Metro Weekly

VA to Extend Benefits to Spouses of Deceased LGBTQ Veterans

VA seeks to remedy inequity that failed to recognize spouses unable to wed due to state bans on same-sex marriages.

A Department of Veterans Affairs hospital – Photo: Georgesheldon, via Dreamstime.

The U.S. Department of Veterans Affairs has announced it will extend survivor benefits to the surviving spouses of certain LGBTQ veterans, effective immediately.

In a press release, the VA announced its intention to close a gap in survivor benefits for survivors of LGBTQ veterans who were barred by law from wedding prior to the Supreme Court’s decision in the 2015 Obergefell v. Hodges case, and who, therefore were not legally married to their now-deceased spouses long enough to qualify for survivor benefits. 

Because the extension of survivor benefits takes effect immediately, surviving spouses can begin applying for benefits as soon as they are eligible. The application for benefits can be accessed on the VA website

Prior to a Supreme Court ruling in 2013, the Defense of Marriage Act prohibited same-sex marriages from being recognized as valid by the federal government, even if those marriages were performed in states where same-sex marriage was legal. After the ruling, the federal government would recognize marriages performed in states where same-sddex nuptials were legal, but those living in states with bans on same-sex marriage could not have their marriages recognized by the federal government.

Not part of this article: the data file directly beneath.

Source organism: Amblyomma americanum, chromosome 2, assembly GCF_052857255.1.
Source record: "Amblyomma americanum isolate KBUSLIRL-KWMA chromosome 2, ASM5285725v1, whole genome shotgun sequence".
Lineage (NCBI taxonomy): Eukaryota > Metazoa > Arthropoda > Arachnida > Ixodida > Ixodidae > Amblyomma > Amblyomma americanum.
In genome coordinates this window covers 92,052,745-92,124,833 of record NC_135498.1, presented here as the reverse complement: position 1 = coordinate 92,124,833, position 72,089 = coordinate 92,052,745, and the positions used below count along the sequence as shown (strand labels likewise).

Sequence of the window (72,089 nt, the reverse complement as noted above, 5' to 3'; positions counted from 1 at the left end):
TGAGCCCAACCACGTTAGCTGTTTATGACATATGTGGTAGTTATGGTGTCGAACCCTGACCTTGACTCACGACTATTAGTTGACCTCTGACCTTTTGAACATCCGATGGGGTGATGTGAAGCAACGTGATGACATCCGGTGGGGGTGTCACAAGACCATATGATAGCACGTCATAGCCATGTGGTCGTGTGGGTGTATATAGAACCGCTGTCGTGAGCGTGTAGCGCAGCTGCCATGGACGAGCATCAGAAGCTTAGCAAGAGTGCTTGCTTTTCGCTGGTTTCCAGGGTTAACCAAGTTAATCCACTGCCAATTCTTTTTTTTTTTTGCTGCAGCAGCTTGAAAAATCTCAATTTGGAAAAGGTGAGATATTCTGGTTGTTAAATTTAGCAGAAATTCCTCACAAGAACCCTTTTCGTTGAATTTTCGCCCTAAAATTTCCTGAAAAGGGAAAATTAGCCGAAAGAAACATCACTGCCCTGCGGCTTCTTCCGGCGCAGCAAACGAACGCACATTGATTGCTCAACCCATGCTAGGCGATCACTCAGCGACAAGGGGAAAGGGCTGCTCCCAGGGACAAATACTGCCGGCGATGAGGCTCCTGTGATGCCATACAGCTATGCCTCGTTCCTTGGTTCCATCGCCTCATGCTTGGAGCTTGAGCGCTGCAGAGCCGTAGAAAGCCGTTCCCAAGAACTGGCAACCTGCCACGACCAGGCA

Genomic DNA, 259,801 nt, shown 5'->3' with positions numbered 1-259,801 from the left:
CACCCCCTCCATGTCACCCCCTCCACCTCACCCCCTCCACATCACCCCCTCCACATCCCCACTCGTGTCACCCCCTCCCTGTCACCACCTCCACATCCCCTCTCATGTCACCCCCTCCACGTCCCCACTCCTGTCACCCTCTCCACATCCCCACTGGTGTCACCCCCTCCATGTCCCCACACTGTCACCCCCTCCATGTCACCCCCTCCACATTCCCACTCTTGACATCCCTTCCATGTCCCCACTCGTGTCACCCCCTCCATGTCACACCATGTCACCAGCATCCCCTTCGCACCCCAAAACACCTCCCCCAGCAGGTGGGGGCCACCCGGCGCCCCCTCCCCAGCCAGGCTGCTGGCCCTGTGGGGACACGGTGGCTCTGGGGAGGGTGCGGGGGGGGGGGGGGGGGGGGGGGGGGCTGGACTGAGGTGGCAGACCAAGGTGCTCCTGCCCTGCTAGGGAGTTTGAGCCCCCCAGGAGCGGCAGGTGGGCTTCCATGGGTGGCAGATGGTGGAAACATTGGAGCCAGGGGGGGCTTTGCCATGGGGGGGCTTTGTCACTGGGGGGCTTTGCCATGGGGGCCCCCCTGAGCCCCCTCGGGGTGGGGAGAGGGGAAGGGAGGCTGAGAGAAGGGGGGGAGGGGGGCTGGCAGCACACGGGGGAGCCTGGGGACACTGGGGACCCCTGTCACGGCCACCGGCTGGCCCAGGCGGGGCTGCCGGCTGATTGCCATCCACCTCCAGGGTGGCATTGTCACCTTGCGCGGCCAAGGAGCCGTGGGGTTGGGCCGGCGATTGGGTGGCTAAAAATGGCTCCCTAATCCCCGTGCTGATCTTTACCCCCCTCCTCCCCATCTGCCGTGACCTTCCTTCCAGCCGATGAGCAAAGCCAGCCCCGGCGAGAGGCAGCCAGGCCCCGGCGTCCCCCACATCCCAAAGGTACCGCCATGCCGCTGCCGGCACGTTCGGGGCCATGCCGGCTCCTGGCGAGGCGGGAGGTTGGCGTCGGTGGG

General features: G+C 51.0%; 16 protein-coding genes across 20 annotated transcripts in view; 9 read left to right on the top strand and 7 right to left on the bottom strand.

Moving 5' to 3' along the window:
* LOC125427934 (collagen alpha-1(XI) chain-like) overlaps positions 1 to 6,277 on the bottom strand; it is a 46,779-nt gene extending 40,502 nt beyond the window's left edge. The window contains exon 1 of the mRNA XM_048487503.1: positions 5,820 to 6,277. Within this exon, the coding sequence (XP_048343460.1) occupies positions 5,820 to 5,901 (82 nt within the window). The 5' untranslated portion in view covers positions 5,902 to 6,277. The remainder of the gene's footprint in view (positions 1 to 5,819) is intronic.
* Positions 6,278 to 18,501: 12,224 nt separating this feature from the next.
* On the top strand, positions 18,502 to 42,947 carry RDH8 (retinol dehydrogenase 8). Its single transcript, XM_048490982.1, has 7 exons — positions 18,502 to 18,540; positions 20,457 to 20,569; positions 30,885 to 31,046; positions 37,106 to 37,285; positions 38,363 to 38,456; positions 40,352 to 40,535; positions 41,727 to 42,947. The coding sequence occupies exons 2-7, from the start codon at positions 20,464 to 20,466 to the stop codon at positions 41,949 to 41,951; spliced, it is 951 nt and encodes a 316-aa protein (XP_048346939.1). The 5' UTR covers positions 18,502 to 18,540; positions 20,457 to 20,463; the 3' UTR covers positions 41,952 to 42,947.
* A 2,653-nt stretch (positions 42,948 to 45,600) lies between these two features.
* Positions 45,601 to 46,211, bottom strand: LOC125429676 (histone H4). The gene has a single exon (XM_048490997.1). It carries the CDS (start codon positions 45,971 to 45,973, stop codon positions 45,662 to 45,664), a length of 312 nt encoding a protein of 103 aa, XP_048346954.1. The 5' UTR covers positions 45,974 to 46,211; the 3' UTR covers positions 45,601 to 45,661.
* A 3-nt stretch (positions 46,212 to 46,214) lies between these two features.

Yet even following the Obergefell case two years later, after same-sex marriages were made legal, same-sex spouses were not credited with the time they had been together before the decision. As a result, some LGBTQ people died before they and their spouses had been legally married for the requisite period of time to qualify for survivors benefits. For instance, several spouses of same-sex couples whose relationships were never recognized due to bans on same-sex marriage have had to sue over denial of Social Security survivor benefits, with at least two federal courts ruling in favor of LGBTQ plaintiffs

For veterans, the requisite amount of time that a person must be married to be eligible for survivor benefits is one year, and a couple must have been married eight years for a surviving spouse to qualify for a higher rate of benefits.

While the benefits are not retroactive, the VA will begin counting the duration of a relationship from when the surviving spouse can establish proof of a “marriage-type” relationship, such as a commitment ceremony, a joint banking account, or jointly purchasing a house.

“VA is closing a gap in benefits for surviving spouses of LGBTQ+ Veterans, righting a wrong that is a legacy of the discriminatory federal ban on same-sex marriages,” Secretary of Veterans Affairs Denis McDonough said in a statement. “It is VA’s mission to serve all veterans — including LGTBQ+ veterans — as well as they’ve served our country, and this decision is a key part of that effort.”

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